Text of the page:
Though it has not been directly proven, anti-marijuana research was probably funded by the hand of newspaper tycoon and paper mill giant, William Randolph Hearst. Conspiracy theory has it that Hearst saw the invention of a new type of hemp paper, which grows much faster than trees, as a potential threat to his forest industry magnate, and sought ways to make sure that America would continue to use trees for their newspapers at any cost, even if it meant telling lies. Instrumental to Hearst’s plan was the appointment of the first chief of the Federal Bureau of Narcotics, Harry J. Anslinger. Staunchly anti-vice of every type, Anslinger proved to be the perfect puppet for Hearst. During his 32-year reign as commissioner, he managed to not only criminalize marijuana without factual justification, but create a stigma so dark and pervasive around the harmless plant that it exists to this day. Anslinger was aided by research publications in prominent medical journals by noted pharmacologist Dr. James C. Munch; though many of their joint findings were later proved wrong and in some cases, completely fabricated, both men were driven by one common desire: fame. It turns out that vanity is a human weakness shared by all.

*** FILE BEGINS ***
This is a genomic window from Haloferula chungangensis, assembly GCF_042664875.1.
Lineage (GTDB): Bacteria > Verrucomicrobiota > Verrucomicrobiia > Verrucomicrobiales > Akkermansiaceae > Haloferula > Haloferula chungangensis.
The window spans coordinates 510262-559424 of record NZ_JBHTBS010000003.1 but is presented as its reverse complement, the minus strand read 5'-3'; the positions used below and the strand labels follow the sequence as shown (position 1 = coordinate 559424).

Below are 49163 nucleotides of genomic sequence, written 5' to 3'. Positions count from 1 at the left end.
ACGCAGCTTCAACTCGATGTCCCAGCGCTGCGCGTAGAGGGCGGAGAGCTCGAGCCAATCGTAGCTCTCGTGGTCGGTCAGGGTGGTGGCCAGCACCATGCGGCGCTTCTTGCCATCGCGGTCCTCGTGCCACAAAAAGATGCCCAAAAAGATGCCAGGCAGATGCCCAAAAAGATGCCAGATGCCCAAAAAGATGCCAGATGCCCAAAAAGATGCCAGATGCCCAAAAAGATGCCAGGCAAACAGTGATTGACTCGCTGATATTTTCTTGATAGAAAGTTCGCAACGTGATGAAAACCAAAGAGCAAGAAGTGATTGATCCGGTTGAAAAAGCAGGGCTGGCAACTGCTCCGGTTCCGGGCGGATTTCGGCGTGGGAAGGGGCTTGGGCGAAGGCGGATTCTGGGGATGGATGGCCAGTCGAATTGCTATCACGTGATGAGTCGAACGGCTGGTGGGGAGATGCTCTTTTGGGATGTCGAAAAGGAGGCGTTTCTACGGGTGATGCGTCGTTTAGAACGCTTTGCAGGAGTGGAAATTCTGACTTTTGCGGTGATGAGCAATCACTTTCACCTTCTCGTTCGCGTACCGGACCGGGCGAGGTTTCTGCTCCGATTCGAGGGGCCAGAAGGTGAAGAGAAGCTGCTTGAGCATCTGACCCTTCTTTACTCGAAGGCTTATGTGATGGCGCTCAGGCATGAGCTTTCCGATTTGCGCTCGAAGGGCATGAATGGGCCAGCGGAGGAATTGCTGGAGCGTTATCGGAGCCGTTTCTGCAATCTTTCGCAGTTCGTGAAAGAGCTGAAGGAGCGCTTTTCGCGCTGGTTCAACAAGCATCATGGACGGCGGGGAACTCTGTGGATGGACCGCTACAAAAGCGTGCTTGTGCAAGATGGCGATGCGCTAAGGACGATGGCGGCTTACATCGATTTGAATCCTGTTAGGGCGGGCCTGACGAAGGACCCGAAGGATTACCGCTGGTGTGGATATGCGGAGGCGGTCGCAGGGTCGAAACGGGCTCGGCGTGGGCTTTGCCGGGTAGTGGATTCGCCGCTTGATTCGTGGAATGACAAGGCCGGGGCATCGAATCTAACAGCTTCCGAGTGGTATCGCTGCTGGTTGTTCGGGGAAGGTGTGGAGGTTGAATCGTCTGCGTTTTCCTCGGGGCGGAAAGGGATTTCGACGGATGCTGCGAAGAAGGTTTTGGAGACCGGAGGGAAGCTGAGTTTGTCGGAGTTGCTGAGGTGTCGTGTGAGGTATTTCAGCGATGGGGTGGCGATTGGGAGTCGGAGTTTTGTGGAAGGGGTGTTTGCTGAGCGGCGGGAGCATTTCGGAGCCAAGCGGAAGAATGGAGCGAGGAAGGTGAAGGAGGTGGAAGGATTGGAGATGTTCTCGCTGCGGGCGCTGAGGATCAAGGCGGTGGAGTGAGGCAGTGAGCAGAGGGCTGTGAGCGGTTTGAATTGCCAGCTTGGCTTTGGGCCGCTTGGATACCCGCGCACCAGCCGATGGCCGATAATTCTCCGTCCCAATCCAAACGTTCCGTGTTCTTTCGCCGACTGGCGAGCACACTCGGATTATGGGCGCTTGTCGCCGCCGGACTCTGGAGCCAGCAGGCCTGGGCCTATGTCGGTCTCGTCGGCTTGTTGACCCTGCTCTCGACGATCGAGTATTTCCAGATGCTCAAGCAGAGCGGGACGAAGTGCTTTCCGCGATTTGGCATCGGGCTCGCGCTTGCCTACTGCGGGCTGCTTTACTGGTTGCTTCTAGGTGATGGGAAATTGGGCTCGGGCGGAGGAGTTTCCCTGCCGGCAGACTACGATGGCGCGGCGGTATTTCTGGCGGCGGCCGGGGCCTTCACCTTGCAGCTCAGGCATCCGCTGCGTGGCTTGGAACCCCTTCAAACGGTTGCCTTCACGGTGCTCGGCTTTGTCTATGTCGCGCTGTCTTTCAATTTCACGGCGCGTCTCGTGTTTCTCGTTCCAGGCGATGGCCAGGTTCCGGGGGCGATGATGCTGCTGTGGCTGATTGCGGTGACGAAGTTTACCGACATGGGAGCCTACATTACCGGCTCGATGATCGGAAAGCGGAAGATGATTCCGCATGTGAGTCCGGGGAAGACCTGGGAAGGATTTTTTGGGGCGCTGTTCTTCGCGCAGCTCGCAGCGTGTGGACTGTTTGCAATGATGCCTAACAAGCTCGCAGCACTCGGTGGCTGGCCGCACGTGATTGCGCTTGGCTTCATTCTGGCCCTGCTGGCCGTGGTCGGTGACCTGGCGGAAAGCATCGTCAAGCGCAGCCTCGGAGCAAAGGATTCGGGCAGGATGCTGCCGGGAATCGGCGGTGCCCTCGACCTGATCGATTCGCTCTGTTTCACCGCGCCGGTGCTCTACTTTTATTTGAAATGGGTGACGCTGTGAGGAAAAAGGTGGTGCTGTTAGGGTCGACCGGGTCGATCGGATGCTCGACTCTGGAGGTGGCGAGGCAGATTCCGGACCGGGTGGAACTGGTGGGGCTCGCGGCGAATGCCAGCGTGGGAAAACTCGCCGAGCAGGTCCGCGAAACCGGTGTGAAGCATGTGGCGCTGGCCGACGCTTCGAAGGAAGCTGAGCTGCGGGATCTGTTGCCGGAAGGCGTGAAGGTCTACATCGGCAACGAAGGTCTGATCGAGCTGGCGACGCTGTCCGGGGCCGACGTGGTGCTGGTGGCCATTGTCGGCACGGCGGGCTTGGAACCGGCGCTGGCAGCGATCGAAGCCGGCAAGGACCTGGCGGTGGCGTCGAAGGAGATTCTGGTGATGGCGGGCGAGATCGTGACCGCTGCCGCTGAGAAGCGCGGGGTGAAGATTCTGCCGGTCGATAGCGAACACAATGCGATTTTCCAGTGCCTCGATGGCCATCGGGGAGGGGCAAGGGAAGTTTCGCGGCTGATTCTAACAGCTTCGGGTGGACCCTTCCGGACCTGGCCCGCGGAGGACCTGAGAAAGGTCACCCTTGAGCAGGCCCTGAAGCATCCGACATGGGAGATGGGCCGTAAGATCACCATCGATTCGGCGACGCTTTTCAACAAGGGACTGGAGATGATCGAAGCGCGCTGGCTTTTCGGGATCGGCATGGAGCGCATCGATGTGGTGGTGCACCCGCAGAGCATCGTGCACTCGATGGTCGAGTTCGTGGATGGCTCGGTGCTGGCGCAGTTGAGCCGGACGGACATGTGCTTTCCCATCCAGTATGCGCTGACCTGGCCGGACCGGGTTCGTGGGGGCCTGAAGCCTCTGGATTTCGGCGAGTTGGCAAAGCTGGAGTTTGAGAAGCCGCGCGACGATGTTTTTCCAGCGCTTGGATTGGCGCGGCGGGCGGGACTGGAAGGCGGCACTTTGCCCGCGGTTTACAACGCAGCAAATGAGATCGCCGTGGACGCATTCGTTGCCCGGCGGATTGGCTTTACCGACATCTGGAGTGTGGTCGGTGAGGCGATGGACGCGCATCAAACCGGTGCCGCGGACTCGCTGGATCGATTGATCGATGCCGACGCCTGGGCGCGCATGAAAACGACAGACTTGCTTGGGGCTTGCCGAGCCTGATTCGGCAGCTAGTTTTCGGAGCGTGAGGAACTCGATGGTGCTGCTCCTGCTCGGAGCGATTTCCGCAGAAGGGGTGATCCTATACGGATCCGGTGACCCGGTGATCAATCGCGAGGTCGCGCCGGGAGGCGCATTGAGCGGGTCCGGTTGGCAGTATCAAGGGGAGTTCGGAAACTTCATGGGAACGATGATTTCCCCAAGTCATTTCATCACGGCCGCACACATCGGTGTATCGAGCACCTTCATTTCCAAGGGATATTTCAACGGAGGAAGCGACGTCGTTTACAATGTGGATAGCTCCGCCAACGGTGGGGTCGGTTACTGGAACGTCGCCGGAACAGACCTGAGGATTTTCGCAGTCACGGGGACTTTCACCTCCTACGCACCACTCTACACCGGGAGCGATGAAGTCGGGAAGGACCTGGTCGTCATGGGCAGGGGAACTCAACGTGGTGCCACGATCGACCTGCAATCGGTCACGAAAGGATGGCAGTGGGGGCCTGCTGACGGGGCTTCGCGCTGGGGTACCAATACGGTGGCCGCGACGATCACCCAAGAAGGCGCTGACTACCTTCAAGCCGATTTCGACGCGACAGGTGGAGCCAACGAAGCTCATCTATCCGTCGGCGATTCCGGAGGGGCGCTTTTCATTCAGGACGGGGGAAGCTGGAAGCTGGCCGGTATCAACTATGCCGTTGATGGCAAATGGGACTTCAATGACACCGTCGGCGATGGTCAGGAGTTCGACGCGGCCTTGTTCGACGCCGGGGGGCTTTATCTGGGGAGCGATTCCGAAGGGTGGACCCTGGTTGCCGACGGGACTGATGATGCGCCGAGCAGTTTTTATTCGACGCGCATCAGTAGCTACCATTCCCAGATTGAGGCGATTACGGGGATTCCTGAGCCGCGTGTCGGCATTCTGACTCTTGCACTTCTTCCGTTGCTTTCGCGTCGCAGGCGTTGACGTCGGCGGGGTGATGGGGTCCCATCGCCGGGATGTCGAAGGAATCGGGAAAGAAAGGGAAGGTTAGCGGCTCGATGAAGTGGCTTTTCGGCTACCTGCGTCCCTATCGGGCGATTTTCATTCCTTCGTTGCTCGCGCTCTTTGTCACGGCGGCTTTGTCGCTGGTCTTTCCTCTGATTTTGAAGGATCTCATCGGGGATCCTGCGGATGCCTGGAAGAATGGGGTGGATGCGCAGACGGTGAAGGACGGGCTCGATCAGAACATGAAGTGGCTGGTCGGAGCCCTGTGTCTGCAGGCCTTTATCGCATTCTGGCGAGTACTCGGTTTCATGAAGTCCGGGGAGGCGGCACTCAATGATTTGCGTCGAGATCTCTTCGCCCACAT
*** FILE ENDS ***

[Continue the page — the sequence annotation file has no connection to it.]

When someone (some would say “anyone”) who considers themselves a great individual gets their first taste of real power and success, they are not likely to let it slip from their grasp very easily. Perhaps it is man’s instinct to always desire more, even when by all economic accounts they already have more than 99.99% of their fellow human beings. Greed becomes particularly sinister when lies are reported as facts at the bidding of a federal government. No longer are elected officials “public servants”, but rather “private servants”, meaning they no longer work for the people who elected them, but perhaps for the people who gave them the most money. Corruption and propaganda is nothing new in government, but without the due diligence of a nation’s citizenry, fact checking and critical thinking, the door is opened for tyrannical leaders to assume a supreme dictatorshipa form of government that, for the record, has never really worked.